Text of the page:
Data Science Automation: Debunking Misconceptions

This opinion piece aims to clear up some proposed misconceptions surrounding data science automation.

By Sandro Saitta, Nestlé Nespresso.

Editor's note: This blog post was an entrant in the recent KDnuggets Automated Data Science and Machine Learning blog contest, where it received an honorable mention.

Data Science automation is a hot topic recently, with several articles about it (here and here for example). Most of them discuss the so-called "automation" tools (see here and here). Too often, editors claim that their tools can automate the Data Science process. This provides the feeling that combining these tools with a Big Data architecture can solve any business problems.


The misconception comes from the confusion between the whole Data Science process (see for example CRISP-DM) and the sub-tasks of data preparation (feature extraction, etc.) and modeling (algorithm selection, hyper-parameters tuning, etc.) which I call Machine Learning. This issue is amplified by the recent success of platforms such as Kaggle and DrivenData. Competitors are provided with a clear problem to solve and clean data. Choosing and tuning a machine learning algorithm is the main task. Participants are evaluated using metrics such as test set accuracy. In industry, data scientists will be evaluated on the value added to the business, rather than algorithm accuracy. A project with 99% classification accuracy, but that isn't deployed in production, is bringing no value to the company.

I recently read how the winner of a Kaggle competition, Gert Jacobusse, spent his time on solving the challenge: “I spent 50% on feature engineering, 40% on feature selection plus model ensembling, and less than 10% on model selection and tuning”. This is very far from what I have experienced in industry. It is usually more something like: data preparation and modeling (10%) and the rest (90%). I will explain below what I mean by “the rest”. When you read news about tools that automate Data Science and Data Science competitions, people with no industry experience may be confused and think that Data Science is only modeling and can be fully automated.

Back in 2006, 2010 and 2013, I discussed about Data Science automation on my blog. I listed the different Data Science steps and discuss the ones that can be automated. Most complex and time consuming tasks such as defining problems to solve, getting data, exploring data, deploying the project, debugging and monitoring solutions can't be fully automated. In a recent study from MIT, researchers said their tool bested more than 600 teams out of 900. Wow! But wait, what's the benchmark? Clearly defined and closed world Kaggle competitions. Such challenges don't represent the heart of data scientists activities. It's not that available tools are useless, on the contrary, they can free up time for the data scientist. Still, they don't automate Data Science.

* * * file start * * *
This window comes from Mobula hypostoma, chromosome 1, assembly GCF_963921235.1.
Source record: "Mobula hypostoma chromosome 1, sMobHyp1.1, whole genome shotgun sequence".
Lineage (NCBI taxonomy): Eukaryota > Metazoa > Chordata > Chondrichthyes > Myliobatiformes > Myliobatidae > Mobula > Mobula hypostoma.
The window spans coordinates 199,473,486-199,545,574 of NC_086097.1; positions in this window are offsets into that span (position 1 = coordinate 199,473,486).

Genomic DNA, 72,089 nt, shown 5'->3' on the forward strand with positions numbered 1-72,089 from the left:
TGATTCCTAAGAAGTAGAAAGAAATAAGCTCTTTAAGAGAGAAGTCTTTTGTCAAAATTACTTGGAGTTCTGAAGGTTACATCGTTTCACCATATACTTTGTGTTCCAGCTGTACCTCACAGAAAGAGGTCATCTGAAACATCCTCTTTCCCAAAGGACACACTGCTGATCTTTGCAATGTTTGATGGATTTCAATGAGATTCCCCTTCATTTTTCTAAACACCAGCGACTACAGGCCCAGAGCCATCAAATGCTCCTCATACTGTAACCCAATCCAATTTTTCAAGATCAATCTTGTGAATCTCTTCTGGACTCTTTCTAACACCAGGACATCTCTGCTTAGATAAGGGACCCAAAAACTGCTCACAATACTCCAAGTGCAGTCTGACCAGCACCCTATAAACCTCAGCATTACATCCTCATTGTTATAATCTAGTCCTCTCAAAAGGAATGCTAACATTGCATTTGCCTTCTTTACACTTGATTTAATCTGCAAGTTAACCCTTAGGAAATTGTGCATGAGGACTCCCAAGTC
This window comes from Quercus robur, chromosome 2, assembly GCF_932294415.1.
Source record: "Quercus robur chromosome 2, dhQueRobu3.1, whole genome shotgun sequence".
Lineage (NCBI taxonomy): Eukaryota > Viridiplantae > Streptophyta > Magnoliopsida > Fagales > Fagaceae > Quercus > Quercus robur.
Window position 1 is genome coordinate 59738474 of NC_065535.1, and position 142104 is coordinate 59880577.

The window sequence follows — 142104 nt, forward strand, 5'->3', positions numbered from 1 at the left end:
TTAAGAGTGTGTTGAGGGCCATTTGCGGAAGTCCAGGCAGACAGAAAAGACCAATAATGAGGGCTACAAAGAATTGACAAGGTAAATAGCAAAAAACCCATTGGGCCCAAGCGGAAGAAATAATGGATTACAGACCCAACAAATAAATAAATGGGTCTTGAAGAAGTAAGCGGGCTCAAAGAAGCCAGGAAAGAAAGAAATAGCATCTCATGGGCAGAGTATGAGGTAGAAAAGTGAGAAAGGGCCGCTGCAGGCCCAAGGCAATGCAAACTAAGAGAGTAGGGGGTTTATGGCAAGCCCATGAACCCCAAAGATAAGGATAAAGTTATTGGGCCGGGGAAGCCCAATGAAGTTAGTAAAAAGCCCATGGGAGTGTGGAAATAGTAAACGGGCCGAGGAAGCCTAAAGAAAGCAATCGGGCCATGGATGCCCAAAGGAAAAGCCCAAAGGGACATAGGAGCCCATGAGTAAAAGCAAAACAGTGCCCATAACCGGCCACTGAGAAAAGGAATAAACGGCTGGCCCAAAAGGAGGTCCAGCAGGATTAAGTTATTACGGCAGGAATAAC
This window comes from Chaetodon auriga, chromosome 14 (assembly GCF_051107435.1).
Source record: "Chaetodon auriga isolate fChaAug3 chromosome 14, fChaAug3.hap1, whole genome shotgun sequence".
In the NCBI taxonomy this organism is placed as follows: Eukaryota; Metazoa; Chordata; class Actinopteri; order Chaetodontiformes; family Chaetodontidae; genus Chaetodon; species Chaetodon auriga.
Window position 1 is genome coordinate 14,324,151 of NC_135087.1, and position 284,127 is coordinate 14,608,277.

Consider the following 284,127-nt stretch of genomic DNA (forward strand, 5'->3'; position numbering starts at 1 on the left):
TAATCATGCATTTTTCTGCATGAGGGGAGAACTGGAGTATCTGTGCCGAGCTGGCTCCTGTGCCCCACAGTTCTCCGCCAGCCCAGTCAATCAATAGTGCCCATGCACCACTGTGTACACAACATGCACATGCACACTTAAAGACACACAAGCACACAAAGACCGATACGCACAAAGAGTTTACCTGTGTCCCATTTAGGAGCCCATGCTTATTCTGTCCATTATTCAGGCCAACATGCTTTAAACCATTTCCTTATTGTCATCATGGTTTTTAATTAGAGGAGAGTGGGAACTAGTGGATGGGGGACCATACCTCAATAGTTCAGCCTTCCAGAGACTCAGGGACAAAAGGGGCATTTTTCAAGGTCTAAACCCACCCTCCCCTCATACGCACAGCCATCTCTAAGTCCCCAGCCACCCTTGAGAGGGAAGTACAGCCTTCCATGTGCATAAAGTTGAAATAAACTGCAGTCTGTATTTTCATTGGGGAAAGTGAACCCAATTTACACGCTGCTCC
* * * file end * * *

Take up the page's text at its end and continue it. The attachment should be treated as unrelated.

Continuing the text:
Don't get me wrong: Kaggle and the likes are really good places to start learning about Machine Learning algorithms and it will certainly improve your feature engineering and modeling skills. However, you won't learn the main aspects of Data Science within these competitions: business problem definition, data gathering and cleaning, deployment, stakeholder management, email communications, presentation skills…well, “the rest”. A recent article mentions that data science will be automated within a few years. Machine Learning, as defined above, can be automated, but we are far from automating the whole Data Science process. Even for Machine Learning, we need specialists to develop new algorithms, adapted to our business challenges, people that will make the field progress. The main reason that makes Data Science difficult to automate is that business challenges are by definition ill-posed open world problems. To the often asked question "Will machines replace Data Scientists?", my answer is "Yes, just after any other jobs in the World".

Sandro Saitta is currently a Data Scientist within Nestlé Nespresso. He holds a Master and PhD in Computer Science from EPFL. He has experience in applying Predictive Analytics in industries such as Civil Engineering, Telco, Security Solutions and Travel. He is blogging at and is co-creator of the Swiss Association for Analytics.